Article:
This is kind of a strawman argument, really. The ONLY reason Antarctica has not been mined and otherwise exploited is because of an international agreement prohibiting that very activity. It's not because it's so technically difficult.
That said, there are large portions of Antarctica where it IS technically difficult, and I would argue that prospecting and mining through a couple of miles of solid, moving ice is actually more difficult than doing so through a hundred million miles, more or less, of empty space.
I'm not sure about that.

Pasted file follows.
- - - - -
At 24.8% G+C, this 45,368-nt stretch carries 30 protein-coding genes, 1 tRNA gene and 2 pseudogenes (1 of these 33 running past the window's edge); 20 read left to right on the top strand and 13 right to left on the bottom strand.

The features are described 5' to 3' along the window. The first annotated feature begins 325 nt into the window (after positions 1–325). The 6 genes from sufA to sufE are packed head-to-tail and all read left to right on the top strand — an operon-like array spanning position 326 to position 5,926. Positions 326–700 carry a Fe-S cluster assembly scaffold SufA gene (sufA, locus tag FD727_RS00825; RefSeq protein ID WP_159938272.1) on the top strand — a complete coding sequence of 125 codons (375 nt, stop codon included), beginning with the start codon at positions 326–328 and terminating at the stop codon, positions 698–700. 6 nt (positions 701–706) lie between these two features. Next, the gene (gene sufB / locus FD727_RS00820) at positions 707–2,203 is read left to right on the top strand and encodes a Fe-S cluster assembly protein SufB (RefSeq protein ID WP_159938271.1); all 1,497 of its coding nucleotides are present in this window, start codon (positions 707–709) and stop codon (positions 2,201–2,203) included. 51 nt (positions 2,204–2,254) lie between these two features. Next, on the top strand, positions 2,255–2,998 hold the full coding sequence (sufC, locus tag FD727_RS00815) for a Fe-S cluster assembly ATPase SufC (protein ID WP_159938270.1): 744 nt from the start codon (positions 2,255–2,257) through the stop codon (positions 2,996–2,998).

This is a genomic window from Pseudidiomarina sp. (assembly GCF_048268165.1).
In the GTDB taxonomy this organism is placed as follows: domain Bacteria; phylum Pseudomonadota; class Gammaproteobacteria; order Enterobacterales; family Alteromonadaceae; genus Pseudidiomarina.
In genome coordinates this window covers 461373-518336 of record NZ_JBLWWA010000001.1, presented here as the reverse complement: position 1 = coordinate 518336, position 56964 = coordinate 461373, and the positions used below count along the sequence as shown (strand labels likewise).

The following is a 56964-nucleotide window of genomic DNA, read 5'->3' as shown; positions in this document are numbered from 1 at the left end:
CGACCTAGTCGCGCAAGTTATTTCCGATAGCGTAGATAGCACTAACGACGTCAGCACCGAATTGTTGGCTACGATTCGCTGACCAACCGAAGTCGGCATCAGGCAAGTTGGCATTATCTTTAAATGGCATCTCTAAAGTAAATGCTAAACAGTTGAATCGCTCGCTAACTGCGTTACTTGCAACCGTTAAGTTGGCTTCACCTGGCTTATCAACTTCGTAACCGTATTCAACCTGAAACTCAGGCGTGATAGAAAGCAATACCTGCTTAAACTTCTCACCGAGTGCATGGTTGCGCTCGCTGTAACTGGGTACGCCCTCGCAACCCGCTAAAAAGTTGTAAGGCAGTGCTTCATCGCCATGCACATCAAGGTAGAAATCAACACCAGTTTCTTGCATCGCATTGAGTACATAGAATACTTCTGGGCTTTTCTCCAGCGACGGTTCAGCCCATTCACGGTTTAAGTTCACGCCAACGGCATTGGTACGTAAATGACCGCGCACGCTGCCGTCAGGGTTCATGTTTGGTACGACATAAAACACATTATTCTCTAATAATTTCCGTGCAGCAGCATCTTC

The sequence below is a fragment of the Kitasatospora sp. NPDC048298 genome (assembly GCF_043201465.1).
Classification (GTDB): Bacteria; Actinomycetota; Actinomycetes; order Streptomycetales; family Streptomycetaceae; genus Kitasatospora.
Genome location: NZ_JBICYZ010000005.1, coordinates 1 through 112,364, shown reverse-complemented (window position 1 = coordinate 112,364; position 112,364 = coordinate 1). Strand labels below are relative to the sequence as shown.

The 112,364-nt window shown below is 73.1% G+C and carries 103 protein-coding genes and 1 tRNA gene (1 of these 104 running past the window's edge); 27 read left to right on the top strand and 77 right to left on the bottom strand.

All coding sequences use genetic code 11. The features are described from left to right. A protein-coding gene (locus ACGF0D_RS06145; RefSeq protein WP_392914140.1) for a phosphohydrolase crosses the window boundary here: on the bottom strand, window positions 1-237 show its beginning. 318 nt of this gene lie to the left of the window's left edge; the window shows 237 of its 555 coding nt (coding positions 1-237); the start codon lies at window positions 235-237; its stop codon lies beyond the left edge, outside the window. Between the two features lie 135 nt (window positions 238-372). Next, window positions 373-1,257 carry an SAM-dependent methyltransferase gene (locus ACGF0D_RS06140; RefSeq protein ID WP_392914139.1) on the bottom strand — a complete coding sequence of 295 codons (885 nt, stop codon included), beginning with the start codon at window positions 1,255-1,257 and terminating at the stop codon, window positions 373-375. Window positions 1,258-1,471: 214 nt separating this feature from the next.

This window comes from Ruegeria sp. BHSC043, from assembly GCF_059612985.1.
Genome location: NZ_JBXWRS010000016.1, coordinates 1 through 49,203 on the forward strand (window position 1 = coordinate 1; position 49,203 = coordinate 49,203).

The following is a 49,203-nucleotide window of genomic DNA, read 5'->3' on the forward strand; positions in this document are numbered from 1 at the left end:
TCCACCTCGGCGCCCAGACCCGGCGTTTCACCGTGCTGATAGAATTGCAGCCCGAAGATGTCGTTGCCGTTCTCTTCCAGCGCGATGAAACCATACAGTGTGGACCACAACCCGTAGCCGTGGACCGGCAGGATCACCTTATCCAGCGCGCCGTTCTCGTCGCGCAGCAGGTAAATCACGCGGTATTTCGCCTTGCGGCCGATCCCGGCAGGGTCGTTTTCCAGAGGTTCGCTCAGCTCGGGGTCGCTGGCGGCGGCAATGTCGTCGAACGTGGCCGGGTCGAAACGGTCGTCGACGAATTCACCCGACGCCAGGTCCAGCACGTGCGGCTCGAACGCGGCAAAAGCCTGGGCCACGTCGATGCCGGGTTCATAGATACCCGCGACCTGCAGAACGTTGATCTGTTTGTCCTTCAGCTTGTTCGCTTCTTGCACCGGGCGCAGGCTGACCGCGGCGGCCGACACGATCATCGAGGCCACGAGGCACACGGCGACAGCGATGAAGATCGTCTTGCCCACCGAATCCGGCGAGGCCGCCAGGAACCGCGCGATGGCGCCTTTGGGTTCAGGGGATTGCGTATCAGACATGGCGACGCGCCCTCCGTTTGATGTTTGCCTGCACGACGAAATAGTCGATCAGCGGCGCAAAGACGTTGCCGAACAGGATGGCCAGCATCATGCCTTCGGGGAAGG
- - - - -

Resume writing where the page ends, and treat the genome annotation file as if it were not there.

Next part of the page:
I suspect that while mining in Antarctica is technically feasible, it is very expensive compared to mining on other continents, and until we've mined out those other places there is no real need to mine Antarctica. I further suspect that if this was not the case, all the treaty stuff would go out the window pretty fast. It's very easy to do the right thing when it is cheaper and easier than doing the wrong thing.